The aim of the current study was to evaluate the role of duplex ultrasound (DUS) in the evaluation of deep venous blood flow in fractured lower extremities, to rule out DVT prior to orthopedic surgery.

Material and methods

Study population

Between March 2015 and February 2017, a total of 58 patients (42 males and 16 females), aged ranged between 18 and 86 years (mean age of 51.5 ± 19.5 years) who presented with fractured lower extremities were enrolled in this prospective study. Patients were thoroughly evaluated before surgery with respect to medical history, fracture pattern, associated injuries, comorbid conditions, and VDUS findings. Informed consent was obtained from all patients, and the study was reviewed and approved by an institutional review board.

Ultrasound examination protocol

Immediately upon patient admission to the ultrasound (US) department, the affected limb was assessed for DVT by VDUS using a Sonoline G 60S US imaging system; Siemens – Germany, equipped with a high frequency (7–10 MHz) linear probe. Gray-scale images and color and spectral Doppler waveforms were recorded without and with compression and from the long axis, respectively using UP-D898MD digital, black and-white A6 printer; Sony and UPP-110S high density standard US thermal paper roll (110 mm × 20 m). Distal augmentation maneuvers were performed with manual calf compression while investigating the common femoral vein (CFV), superficial femoral vein (SFV), and popliteal vein (POPV) segments. Foot compression was used to evaluate the posterior tibial veins (PTVs). US examination was considered to be negative if there was a normal blood flow in CFV, SFV, POPV, and PTVs, with the vessel lumen fully compressible and completely filled with color. DVT was diagnosed if the vessel wall was not compressed. Because color Doppler ultrasound (CDUS) is operator dependent, all scans were performed by an experienced musculoskeletal US sonologist [11].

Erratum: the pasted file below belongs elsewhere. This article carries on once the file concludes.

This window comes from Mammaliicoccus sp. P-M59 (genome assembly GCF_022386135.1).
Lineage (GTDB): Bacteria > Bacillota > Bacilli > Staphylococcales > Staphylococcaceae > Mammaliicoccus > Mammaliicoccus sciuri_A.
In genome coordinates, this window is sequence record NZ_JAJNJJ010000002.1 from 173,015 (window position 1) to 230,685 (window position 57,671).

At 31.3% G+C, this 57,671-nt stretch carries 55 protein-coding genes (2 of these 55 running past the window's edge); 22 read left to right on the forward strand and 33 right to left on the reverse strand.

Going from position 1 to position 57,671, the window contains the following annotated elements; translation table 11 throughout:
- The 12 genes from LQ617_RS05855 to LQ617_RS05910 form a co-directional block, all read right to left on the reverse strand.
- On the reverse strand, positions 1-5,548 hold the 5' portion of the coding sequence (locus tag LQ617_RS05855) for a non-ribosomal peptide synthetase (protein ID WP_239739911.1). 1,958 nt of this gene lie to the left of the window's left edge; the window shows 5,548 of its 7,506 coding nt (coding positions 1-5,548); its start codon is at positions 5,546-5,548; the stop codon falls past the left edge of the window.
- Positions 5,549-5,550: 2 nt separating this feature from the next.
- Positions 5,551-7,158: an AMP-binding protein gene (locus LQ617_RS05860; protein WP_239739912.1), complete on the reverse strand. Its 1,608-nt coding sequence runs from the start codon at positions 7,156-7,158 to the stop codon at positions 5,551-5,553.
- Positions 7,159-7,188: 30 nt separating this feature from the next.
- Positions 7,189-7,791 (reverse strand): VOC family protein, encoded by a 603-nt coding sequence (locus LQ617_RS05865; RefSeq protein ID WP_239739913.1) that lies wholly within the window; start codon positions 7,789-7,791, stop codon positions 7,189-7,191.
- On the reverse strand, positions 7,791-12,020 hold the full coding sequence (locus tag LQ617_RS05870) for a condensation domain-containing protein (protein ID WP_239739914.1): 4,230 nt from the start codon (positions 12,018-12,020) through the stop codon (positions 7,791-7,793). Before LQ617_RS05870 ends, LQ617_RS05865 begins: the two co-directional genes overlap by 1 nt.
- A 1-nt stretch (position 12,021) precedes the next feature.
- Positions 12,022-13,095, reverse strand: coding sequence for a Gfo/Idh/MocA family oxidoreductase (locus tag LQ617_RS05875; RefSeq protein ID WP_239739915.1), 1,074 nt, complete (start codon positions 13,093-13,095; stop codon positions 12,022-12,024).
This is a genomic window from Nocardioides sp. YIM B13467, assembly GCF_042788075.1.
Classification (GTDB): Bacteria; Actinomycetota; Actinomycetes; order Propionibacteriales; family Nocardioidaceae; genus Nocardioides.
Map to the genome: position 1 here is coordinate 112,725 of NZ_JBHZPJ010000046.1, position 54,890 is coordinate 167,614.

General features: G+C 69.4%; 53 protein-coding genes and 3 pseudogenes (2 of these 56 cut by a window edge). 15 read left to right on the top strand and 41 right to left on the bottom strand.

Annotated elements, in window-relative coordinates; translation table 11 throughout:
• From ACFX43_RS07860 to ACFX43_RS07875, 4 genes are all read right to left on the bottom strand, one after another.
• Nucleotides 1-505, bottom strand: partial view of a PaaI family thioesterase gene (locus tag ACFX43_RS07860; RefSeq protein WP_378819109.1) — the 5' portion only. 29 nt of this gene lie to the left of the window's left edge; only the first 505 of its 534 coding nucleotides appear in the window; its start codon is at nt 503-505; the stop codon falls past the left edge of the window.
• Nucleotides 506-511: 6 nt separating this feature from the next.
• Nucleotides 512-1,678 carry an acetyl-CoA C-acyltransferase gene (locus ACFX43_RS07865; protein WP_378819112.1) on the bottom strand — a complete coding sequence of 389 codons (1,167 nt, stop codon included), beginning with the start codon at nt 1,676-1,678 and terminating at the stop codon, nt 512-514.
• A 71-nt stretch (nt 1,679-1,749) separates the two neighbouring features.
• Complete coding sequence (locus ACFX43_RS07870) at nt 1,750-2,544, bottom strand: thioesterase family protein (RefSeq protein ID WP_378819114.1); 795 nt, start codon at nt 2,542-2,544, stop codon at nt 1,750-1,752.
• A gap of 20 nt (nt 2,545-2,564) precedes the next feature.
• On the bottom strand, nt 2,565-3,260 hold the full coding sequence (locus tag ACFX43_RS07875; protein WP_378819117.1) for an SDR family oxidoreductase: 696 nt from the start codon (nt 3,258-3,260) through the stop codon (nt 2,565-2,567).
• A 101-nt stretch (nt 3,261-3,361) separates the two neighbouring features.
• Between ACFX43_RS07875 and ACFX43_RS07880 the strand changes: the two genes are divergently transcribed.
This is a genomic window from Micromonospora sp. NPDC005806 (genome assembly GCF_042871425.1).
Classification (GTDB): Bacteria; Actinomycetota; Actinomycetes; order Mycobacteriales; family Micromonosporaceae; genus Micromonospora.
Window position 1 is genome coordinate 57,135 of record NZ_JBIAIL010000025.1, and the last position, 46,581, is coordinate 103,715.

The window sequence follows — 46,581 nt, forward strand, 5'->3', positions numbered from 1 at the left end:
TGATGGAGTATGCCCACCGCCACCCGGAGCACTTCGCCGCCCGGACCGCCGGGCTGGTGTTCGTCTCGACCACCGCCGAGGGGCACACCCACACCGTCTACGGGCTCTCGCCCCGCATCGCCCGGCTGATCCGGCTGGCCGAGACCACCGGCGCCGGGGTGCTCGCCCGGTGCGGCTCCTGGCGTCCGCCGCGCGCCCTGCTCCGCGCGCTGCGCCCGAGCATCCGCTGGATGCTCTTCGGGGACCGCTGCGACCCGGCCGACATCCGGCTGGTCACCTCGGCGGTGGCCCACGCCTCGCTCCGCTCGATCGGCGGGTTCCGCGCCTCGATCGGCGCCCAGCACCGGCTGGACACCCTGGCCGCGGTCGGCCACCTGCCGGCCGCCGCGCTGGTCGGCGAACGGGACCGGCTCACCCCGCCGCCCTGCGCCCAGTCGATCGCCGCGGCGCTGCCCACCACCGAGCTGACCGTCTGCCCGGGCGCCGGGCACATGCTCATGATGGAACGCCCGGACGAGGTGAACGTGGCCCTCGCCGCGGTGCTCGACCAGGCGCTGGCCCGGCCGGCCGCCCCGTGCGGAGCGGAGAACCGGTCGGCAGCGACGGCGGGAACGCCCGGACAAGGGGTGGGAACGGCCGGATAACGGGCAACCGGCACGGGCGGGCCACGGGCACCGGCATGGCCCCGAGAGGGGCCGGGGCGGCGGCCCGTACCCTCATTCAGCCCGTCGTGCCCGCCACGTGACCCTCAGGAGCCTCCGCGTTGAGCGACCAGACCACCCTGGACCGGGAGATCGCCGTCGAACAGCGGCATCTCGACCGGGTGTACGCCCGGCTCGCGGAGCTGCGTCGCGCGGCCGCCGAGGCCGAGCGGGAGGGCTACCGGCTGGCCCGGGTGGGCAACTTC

US scanning was conducted with the patient in the supine position with the head raised from 15 to 30 degrees and the examination table tilted by 5 to 10 degrees (reverse Trendelenburg tilt). The investigated leg was outwardly rotated at the hip with the knee slightly. In the short axis, starting at CFV and advancing into the distal external iliac vein (EIV), the transducer was moved moderately inferiorly to completely scan CFV and SFV throughout the thigh and to scan POPV from a posterior approach throughout the popliteal fossa. From a posteromedial access in the lower extremity, PTVs were evaluated. Probe compression was applied at 1 to 2 cm intervals for all vein sections, with each section evaluated for complete compressibility and for the presence of any intraluminal echoes suggestive of thrombus. Longitudinal inspections were applied to assure the presence of intraluminal echoes seen on short axis imaging and to obtain Doppler spectral waveforms of venous hemodynamics in CFV, SFV, POPV, and PTVs. These Doppler waveforms were studied for the presence of spontaneous flow, respiratory phasicity, and augmented flow in response to manual distal limb compression [12]. The patients who were diagnosed with DVT of a CFV, SVF, and/or POPV received warfarin and dalteparin for three months. The international normalized ratio (INR) was used to monitor warfarin treatment. Once the INR was greater than 2, dalteparin was stopped and warfarin continued.

Statistical analysis